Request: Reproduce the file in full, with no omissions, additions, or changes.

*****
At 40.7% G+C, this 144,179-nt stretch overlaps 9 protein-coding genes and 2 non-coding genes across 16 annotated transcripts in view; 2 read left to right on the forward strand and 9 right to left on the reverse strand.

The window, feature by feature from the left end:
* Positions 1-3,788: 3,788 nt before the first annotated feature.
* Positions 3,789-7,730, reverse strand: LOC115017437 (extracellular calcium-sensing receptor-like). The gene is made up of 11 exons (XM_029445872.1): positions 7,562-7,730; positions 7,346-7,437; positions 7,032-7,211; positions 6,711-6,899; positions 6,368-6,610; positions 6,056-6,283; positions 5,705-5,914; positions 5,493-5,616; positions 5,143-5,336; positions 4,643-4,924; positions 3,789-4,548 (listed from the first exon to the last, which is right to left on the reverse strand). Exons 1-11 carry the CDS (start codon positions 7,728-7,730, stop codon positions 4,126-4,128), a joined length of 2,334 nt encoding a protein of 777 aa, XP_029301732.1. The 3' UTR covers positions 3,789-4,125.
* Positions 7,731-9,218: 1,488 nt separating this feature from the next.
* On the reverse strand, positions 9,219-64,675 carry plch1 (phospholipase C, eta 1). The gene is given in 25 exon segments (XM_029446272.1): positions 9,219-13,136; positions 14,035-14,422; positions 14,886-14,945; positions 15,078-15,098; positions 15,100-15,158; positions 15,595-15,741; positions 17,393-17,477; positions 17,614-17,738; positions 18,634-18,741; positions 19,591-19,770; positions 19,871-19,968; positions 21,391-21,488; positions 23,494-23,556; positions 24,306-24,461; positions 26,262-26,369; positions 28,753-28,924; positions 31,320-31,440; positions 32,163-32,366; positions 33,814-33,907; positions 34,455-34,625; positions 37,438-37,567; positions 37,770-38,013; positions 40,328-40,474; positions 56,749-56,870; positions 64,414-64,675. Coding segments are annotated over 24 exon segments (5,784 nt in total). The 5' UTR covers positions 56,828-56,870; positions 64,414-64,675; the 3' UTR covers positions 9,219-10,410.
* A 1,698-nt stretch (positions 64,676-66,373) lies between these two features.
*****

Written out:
At 40.7% G+C, this 144,179-nt stretch overlaps 9 protein-coding genes and 2 non-coding genes across 16 annotated transcripts in view; 2 read left to right on the forward strand and 9 right to left on the reverse strand.

The window, feature by feature from the left end:
* Positions 1-3,788: 3,788 nt before the first annotated feature.
* Positions 3,789-7,730, reverse strand: LOC115017437 (extracellular calcium-sensing receptor-like). The gene is made up of 11 exons (XM_029445872.1): positions 7,562-7,730; positions 7,346-7,437; positions 7,032-7,211; positions 6,711-6,899; positions 6,368-6,610; positions 6,056-6,283; positions 5,705-5,914; positions 5,493-5,616; positions 5,143-5,336; positions 4,643-4,924; positions 3,789-4,548 (listed from the first exon to the last, which is right to left on the reverse strand). Exons 1-11 carry the CDS (start codon positions 7,728-7,730, stop codon positions 4,126-4,128), a joined length of 2,334 nt encoding a protein of 777 aa, XP_029301732.1. The 3' UTR covers positions 3,789-4,125.
* Positions 7,731-9,218: 1,488 nt separating this feature from the next.
* On the reverse strand, positions 9,219-64,675 carry plch1 (phospholipase C, eta 1). The gene is given in 25 exon segments (XM_029446272.1): positions 9,219-13,136; positions 14,035-14,422; positions 14,886-14,945; positions 15,078-15,098; positions 15,100-15,158; positions 15,595-15,741; positions 17,393-17,477; positions 17,614-17,738; positions 18,634-18,741; positions 19,591-19,770; positions 19,871-19,968; positions 21,391-21,488; positions 23,494-23,556; positions 24,306-24,461; positions 26,262-26,369; positions 28,753-28,924; positions 31,320-31,440; positions 32,163-32,366; positions 33,814-33,907; positions 34,455-34,625; positions 37,438-37,567; positions 37,770-38,013; positions 40,328-40,474; positions 56,749-56,870; positions 64,414-64,675. Coding segments are annotated over 24 exon segments (5,784 nt in total). The 5' UTR covers positions 56,828-56,870; positions 64,414-64,675; the 3' UTR covers positions 9,219-10,410.
* A 1,698-nt stretch (positions 64,676-66,373) lies between these two features.